I rarely, if ever, get truly bored at movies. While some naturally hold my attention more than others, the thought of turning off the TV, falling asleep in the theater, or otherwise ignoring what’s happening on the screen seldom crosses my mind.
Thirty minutes into Emma., however, I was checking my phone to see how long the movie was. 45 minutes in, I was ever so grateful to have a full row to myself, so my scrolling through Twitter wouldn’t distract anyone. An hour in I was cursing (albeit silently) whoever decided it was necessary to play a full 24 minutes of trailers before the movie—otherwise we could have been 24 minutes closer to the end of the movie. Ninety minutes in, I was wondering who the heck decided that feature films needed to be two hours and not ninety minutes.
And when it ended, I’m kinda-sorta-but-not-really ashamed to say, I did not stay for the credits.
A brief recap of the story, in case you’re not familiar with this particular Jane Austen tale: Emma (Anya Taylor-Joy) is an eminently eligible young woman who lives with her elderly father (Bill Nighy) and delights in matchmaking her friends, a hobby her father cautions her against. She brushes off his concerns flippantly, only saying she won’t match herself with anyone.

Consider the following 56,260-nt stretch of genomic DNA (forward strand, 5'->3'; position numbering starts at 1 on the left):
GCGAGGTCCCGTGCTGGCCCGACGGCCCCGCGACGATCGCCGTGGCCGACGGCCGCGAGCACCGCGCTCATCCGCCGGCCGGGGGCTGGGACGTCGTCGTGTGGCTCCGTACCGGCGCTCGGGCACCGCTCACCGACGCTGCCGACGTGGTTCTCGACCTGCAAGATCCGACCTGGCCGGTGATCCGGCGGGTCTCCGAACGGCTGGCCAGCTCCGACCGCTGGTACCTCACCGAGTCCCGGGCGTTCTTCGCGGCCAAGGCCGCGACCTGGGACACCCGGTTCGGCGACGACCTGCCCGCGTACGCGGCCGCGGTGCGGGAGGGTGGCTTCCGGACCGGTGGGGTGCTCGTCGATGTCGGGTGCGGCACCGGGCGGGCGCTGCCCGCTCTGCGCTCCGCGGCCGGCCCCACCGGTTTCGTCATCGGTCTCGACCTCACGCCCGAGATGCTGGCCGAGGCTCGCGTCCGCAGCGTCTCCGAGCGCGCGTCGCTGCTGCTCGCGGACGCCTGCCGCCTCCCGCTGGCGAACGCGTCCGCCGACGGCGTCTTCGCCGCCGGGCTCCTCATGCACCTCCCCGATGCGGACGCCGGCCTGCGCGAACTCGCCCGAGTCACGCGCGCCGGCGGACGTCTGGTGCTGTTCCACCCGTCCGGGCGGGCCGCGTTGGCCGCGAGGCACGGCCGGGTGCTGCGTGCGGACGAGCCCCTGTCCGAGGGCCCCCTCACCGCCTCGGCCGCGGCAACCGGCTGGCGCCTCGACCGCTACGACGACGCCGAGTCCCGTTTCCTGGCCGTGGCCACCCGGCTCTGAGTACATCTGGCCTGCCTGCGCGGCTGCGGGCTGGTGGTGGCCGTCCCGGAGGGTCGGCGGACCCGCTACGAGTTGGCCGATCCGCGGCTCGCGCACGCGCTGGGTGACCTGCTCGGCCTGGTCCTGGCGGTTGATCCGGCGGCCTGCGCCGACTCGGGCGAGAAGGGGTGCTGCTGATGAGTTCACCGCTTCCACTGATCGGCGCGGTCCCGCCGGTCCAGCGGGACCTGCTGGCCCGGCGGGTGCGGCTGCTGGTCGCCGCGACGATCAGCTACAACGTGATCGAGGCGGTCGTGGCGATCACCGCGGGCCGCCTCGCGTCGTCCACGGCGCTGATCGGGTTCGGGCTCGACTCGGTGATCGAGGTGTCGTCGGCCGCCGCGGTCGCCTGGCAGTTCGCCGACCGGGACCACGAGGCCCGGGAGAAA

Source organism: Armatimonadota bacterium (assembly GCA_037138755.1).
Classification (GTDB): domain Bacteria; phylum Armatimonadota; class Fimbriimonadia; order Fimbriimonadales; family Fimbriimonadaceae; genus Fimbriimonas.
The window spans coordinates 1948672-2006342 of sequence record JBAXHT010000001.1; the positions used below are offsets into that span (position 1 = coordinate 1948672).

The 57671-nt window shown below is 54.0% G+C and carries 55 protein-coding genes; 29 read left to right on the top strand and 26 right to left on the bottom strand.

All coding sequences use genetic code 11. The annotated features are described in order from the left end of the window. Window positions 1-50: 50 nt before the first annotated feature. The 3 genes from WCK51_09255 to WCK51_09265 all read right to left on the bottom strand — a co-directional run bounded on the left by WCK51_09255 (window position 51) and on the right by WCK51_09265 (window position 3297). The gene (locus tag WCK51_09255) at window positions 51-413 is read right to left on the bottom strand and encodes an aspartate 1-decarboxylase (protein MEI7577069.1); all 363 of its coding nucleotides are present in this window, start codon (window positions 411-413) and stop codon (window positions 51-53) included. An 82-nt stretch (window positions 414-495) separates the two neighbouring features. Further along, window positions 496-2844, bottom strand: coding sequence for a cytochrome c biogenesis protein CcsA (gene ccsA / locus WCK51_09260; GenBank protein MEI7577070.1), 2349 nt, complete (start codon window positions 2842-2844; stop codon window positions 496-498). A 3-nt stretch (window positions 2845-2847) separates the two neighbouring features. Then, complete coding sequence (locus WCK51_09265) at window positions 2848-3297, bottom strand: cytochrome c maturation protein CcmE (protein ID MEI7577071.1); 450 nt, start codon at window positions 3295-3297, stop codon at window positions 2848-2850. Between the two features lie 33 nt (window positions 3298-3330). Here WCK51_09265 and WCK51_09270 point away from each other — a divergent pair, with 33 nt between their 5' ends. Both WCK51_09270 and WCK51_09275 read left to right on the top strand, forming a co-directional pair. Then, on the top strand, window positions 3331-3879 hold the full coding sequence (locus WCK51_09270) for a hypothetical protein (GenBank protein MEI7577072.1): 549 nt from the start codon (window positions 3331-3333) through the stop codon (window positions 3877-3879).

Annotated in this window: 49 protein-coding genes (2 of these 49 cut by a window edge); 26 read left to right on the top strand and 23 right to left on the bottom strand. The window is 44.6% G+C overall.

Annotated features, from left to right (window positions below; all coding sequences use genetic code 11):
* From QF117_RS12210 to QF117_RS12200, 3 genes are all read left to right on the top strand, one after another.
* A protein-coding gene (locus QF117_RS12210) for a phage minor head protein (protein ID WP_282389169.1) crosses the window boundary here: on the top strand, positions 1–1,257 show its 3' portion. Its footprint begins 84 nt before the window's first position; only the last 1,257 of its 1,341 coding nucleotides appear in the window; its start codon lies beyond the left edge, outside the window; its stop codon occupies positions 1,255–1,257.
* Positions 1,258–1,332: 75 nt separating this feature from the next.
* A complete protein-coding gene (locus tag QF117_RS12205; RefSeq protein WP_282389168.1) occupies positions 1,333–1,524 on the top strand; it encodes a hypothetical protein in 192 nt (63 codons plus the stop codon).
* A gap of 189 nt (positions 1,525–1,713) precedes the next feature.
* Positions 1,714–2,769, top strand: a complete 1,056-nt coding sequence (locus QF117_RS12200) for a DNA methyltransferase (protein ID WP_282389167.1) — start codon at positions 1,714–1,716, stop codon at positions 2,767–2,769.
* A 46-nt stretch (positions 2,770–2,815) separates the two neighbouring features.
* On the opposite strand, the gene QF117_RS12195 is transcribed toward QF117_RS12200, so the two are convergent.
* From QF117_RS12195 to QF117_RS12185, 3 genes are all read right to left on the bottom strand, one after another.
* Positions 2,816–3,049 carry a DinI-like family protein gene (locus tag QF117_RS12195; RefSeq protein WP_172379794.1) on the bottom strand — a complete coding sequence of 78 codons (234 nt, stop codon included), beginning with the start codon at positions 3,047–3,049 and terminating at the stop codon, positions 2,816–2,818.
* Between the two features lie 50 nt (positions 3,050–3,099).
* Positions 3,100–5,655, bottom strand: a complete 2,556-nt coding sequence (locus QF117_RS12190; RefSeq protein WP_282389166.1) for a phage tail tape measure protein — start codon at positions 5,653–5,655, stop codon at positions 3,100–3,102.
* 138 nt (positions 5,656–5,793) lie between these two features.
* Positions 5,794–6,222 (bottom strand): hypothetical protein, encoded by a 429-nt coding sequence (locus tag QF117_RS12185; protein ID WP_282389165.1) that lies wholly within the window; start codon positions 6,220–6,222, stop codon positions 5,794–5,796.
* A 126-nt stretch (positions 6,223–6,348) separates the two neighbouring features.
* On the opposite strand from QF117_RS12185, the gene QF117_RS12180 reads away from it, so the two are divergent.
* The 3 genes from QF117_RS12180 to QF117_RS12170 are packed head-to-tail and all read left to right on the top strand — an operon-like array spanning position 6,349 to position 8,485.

As with any Jane Austen story, there are several love triangles, more than a few misunderstandings, multiple professions of love—requited and otherwise—a number of stubborn characters, and ultimately, a few weddings.
Emma.is a very pleasant movie to look at. The costumes and sets are lavish, the kind of costumes and sets that often contend for awards. The acting is fine—nothing to write home about, but nothing to cringe at, either. The score, however, couldn’t make up its mind as to whether it was in a period drama or a Celtic folk tale, an indicator of where I think the real problem of the film lies: it is simply too self-conscious for its own good.
In many ways, Jane Austen’s trademark quick-witted and fast-paced dialogue seems to be the 18th century prose equivalent of Aaron Sorkin. The challenge, however, is that Austen wrote novels, not screenplays, so her snappy dialogue and ironic commentary on social issues must needs be adapted for the screen. Though I’m no Austen aficionado, Emma Thompson’s Academy Award-winning adaptation of Sense and Sensibility is near perfection when it comes to book-to-screen adaptations, Austen or otherwise, hitting all the notes Emma. misses.
While Thompson crafted an earnest, heartfelt script that let the actors and story shine, the screenplay for Emma.insists on inserting itself into the viewing experience, waving its hand as if to say, “I’m here, look at me!”
In the end, I left wondering what the point was. Was Emma. intended to be a period drama? A comedy? A satire? A farce?
I’m not sure it even knows.